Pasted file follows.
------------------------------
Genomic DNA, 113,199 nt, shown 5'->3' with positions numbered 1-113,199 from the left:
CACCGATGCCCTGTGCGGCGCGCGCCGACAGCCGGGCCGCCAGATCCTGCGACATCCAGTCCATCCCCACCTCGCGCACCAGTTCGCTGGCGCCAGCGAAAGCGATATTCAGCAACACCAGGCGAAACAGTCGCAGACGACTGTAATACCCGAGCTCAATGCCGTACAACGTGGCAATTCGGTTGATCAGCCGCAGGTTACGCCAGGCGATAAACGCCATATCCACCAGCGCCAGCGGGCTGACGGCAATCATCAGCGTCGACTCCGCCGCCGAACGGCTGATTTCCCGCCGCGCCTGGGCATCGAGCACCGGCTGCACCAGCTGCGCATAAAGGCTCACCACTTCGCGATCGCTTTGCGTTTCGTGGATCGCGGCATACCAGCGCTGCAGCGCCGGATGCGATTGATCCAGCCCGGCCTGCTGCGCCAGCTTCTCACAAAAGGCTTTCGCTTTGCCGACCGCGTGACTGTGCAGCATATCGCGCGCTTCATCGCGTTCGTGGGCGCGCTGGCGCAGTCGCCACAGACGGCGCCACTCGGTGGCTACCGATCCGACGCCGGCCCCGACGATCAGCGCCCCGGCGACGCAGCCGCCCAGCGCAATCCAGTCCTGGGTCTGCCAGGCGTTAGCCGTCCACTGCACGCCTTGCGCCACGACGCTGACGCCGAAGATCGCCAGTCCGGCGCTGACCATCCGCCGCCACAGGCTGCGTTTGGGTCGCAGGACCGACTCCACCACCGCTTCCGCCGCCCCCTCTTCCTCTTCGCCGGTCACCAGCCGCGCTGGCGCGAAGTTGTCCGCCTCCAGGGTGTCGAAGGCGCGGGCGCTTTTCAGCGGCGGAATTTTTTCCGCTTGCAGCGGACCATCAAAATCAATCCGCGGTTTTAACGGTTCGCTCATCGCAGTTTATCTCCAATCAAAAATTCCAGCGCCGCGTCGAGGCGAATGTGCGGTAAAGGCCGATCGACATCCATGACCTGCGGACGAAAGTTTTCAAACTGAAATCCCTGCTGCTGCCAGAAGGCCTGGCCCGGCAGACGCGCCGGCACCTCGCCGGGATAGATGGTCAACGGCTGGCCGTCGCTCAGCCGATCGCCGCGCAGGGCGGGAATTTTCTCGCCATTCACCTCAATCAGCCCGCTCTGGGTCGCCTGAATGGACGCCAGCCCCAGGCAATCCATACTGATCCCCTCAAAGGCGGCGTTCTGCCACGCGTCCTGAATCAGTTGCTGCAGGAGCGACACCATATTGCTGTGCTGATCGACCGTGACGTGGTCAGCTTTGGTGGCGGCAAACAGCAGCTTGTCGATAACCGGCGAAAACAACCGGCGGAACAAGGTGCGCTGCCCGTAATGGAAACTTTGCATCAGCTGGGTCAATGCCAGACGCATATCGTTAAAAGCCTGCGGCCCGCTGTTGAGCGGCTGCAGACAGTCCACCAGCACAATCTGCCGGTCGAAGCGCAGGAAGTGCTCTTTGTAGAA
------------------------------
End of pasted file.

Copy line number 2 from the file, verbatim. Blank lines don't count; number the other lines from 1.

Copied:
CACCGATGCCCTGTGCGGCGCGCGCCGACAGCCGGGCCGCCAGATCCTGCGACATCCAGTCCATCCCCACCTCGCGCACCAGTTCGCTGGCGCCAGCGAAAGCGATATTCAGCAACACCAGGCGAAACAGTCGCAGACGACTGTAATACCCGAGCTCAATGCCGTACAACGTGGCAATTCGGTTGATCAGCCGCAGGTTACGCCAGGCGATAAACGCCATATCCACCAGCGCCAGCGGGCTGACGGCAATCATCAGCGTCGACTCCGCCGCCGAACGGCTGATTTCCCGCCGCGCCTGGGCATCGAGCACCGGCTGCACCAGCTGCGCATAAAGGCTCACCACTTCGCGATCGCTTTGCGTTTCGTGGATCGCGGCATACCAGCGCTGCAGCGCCGGATGCGATTGATCCAGCCCGGCCTGCTGCGCCAGCTTCTCACAAAAGGCTTTCGCTTTGCCGACCGCGTGACTGTGCAGCATATCGCGCGCTTCATCGCGTTCGTGGGCGCGCTGGCGCAGTCGCCACAGACGGCGCCACTCGGTGGCTACCGATCCGACGCCGGCCCCGACGATCAGCGCCCCGGCGACGCAGCCGCCCAGCGCAATCCAGTCCTGGGTCTGCCAGGCGTTAGCCGTCCACTGCACGCCTTGCGCCACGACGCTGACGCCGAAGATCGCCAGTCCGGCGCTGACCATCCGCCGCCACAGGCTGCGTTTGGGTCGCAGGACCGACTCCACCACCGCTTCCGCCGCCCCCTCTTCCTCTTCGCCGGTCACCAGCCGCGCTGGCGCGAAGTTGTCCGCCTCCAGGGTGTCGAAGGCGCGGGCGCTTTTCAGCGGCGGAATTTTTTCCGCTTGCAGCGGACCATCAAAATCAATCCGCGGTTTTAACGGTTCGCTCATCGCAGTTTATCTCCAATCAAAAATTCCAGCGCCGCGTCGAGGCGAATGTGCGGTAAAGGCCGATCGACATCCATGACCTGCGGACGAAAGTTTTCAAACTGAAATCCCTGCTGCTGCCAGAAGGCCTGGCCCGGCAGACGCGCCGGCACCTCGCCGGGATAGATGGTCAACGGCTGGCCGTCGCTCAGCCGATCGCCGCGCAGGGCGGGAATTTTCTCGCCATTCACCTCAATCAGCCCGCTCTGGGTCGCCTGAATGGACGCCAGCCCCAGGCAATCCATACTGATCCCCTCAAAGGCGGCGTTCTGCCACGCGTCCTGAATCAGTTGCTGCAGGAGCGACACCATATTGCTGTGCTGATCGACCGTGACGTGGTCAGCTTTGGTGGCGGCAAACAGCAGCTTGTCGATAACCGGCGAAAACAACCGGCGGAACAAGGTGCGCTGCCCGTAATGGAAACTTTGCATCAGCTGGGTCAATGCCAGACGCATATCGTTAAAAGCCTGCGGCCCGCTGTTGAGCGGCTGCAGACAGTCCACCAGCACAATCTGCCGGTCGAAGCGCAGGAAGTGCTCTTTGTAGAA